All those failures and muddling through my self-taught learning curve and I have 1 end of the new toolpost hold-down bolt threaded metric 2mm pitch. It only took about 6 hours.

Did much better on the other end of the bolt. Decided to stick with metric and use the lever that came with the 4-way (which has metric threads as well) instead of a simple ugly hex nut that requires a wrench each time. This threading operation only took me about 10 minutes and no broken tooling. Happy!:)

Removed the 4-way tool holder and installed the Dorian using my new metric-threaded on both ends bolt. and it works great. The hold-down bolt was made from a bar of stainless that I had in the scrap pile.
First thing I did when the Dorian QCTP was installed was to part a rough end off the bar. It was so nice to be able to easily center the parting tool's cutting edge on the workpiece. WHY IN THE WORLD DO THE SELL LATHES WITH THOSE 4-WAY TOOLPOSTS? DOES ANYONE LIKE THEM?

Here are a few pictures:


First successful metric threading, fresh out of the chuck:


After threading both ends (bottom for the T-nut and top for the holding bolt lever:


Compound with the new bolt installed:


Dorian Quick Change Toolpost installed (with the 4-way sitting aside for comparison). I bought the Dorian QCTP used on eBay for $249 shipped. Very happy to finally see it on a lathe It looks dinky, but the up/down adjustment is right in the middle of its 13" to 15" lathe swing spec.:
 

kd4gij

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#7
We all have learned a lot from mistakes. Nice job there.:congrats:
 

pdentrem

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#8
I agree that the factory 4-way tool post is just dumb. It is at most a 2 1/2 tool post.
Pierre
 

kd4gij

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#9
I disagree. At work we have a 14x40 lathe with a 4 way tool post. 1 turning and facing 1 45 degree for chamfering 1 for undercutting and one for threading. It is much faster than a QCTP
 

DFWKen

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#10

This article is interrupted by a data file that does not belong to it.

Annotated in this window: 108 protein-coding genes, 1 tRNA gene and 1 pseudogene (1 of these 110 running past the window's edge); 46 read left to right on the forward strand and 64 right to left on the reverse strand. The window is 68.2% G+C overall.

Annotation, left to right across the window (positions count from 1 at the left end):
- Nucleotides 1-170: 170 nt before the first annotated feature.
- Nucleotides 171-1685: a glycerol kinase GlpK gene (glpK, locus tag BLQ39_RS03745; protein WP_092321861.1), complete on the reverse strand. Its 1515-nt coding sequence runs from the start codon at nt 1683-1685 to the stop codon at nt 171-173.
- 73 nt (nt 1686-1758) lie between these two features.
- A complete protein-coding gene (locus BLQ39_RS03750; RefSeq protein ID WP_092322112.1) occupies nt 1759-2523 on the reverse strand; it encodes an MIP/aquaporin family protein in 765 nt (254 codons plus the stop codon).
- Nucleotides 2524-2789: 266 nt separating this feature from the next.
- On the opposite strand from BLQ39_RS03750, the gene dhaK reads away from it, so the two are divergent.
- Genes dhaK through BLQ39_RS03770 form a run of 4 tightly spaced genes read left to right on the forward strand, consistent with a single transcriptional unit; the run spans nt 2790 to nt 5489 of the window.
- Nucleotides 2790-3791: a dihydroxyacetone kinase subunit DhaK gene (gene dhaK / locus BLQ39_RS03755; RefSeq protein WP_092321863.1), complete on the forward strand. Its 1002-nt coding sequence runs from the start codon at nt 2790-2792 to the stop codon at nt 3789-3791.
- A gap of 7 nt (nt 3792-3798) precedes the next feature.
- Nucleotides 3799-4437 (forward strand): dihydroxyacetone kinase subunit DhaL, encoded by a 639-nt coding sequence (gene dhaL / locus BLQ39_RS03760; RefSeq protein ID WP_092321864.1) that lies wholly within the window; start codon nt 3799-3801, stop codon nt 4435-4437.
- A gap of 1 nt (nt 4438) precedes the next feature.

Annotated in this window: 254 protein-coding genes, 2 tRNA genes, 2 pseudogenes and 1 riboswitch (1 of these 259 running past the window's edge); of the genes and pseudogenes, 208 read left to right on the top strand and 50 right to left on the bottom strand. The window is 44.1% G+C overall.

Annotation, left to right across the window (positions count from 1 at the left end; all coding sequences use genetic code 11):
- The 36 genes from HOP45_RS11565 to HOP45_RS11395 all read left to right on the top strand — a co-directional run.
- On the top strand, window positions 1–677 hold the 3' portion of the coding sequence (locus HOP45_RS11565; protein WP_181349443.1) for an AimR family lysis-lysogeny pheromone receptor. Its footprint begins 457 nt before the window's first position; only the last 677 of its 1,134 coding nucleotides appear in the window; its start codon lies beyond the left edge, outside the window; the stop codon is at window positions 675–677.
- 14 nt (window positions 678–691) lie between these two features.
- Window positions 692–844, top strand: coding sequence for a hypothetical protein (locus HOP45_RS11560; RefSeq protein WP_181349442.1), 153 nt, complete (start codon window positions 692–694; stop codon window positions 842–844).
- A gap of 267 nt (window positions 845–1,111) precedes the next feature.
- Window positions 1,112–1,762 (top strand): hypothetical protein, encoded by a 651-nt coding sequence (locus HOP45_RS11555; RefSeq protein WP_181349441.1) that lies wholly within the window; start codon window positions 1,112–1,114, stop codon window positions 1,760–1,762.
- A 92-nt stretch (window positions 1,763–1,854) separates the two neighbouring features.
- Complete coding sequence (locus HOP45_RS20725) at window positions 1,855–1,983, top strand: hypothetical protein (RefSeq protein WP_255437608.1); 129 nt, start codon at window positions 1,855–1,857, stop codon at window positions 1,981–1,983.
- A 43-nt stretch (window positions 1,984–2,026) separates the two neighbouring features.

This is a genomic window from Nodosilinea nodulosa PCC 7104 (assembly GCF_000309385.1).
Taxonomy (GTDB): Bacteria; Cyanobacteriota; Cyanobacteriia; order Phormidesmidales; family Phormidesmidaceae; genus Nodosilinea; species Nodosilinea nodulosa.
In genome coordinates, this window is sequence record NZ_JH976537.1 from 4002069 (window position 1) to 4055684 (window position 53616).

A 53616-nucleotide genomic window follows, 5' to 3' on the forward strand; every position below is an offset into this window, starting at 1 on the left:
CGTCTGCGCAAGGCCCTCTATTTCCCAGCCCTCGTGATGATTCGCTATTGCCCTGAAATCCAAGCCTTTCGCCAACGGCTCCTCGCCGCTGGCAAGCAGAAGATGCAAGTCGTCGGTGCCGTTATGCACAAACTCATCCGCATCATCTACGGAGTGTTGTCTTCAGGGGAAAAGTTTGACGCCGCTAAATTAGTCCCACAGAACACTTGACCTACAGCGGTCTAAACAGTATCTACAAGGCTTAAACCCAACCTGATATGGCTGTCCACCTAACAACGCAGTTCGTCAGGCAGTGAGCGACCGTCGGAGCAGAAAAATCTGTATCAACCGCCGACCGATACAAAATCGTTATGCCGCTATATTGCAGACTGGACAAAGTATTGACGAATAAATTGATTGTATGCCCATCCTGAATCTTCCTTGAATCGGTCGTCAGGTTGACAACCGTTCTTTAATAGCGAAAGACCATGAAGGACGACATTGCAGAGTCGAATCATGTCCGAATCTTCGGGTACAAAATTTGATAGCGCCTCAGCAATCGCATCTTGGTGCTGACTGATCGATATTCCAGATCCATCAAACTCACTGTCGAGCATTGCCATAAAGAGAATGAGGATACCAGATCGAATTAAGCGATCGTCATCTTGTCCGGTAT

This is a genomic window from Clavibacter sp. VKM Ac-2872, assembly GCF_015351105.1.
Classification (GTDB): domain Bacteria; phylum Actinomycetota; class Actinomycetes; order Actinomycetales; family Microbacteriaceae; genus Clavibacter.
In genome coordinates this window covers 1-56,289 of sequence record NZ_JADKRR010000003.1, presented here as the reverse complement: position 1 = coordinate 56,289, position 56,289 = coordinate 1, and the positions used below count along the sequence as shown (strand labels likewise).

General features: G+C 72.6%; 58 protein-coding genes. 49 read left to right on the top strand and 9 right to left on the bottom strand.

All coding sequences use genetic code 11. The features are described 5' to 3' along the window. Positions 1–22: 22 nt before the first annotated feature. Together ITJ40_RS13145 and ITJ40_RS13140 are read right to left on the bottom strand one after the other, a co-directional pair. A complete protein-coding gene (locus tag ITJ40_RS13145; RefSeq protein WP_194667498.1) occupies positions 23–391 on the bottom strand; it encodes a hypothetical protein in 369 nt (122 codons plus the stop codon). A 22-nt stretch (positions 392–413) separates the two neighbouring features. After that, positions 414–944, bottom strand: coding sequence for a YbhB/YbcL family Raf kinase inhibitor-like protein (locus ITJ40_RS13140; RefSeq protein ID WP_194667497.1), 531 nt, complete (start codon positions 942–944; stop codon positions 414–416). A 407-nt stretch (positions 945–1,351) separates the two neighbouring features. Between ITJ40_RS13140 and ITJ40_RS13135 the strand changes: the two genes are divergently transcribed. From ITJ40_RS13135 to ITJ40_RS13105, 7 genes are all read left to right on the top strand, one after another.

I disagree. At work we have a 14x40 lathe with a 4 way tool post. 1 turning and facing 1 45 degree for chamfering 1 for undercutting and one for threading. It is much faster than a QCTP
I can see how they'd be an advantage once set up with tooling and adjusted with shims. My tooling is not of constant height and getting it shimmed was a pain.

I liked the quarter-turn stop that allowed the 4-way to rotate in precisely 90-degree steps. But the QCTP will be much more efficient and less frustrating for me. I've already centered several holders with tooling; ready to slap onto the Dorian, tighten, and make chips.
 

fitterman1

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#11
"WHY IN THE WORLD DO THEY SELL LATHES WITH THOSE 4-WAY TOOLPOSTS?"
Because they are basic and cost less. One of the lathes at work has a 4 way thats 10" square, a 2" boring bar resides in it permanently.

Can you imagine the size of the QCTP for that size? Let alone the cost.
I noticed you didn't chamfer the end of your bolt prior to threading in the top photo. May I suggest you do that in future because it looks nicer and it is a transition point for the insert whereby it doesn't get hammered by being forced into a 90 degree edge. Overall a job well done and in stainless too.
 
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kram390

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#12
Oxtool has made a video about this subject, called:
Metric Threading with an Inch Lead Screw

I cant add links yet, because i'm new here.
I mostly do metric threading, with an imperial leadscrew. But I dont have an threading dial yet, so cant use this trick unfortunately.
 

DFWKen

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#13
"WHY IN THE WORLD DO THEY SELL LATHES WITH THOSE 4-WAY TOOLPOSTS?"
Because they are basic and cost less. One of the lathes at work has a 4 way thats 8" square, a 2" boring bar resides in it permanently.

Can you imagine the size of the QCTP for that size? Let alone the cost.
I noticed you didn't chamfer the end of your bolt prior to threading in the top photo. May I suggest you do that in future because it looks nicer and it is a transition point for the insert whereby it doesn't get hammered by being forced into a 90 degree edge. Overall a job well done and in stainless too.
You're right . . . I didn't chamfer first. I usually do; but had so many failed attempts that I forgot. If it had any problems starting into the threaded hole, I was going to chamfer afterwards. But the threads started easily every time.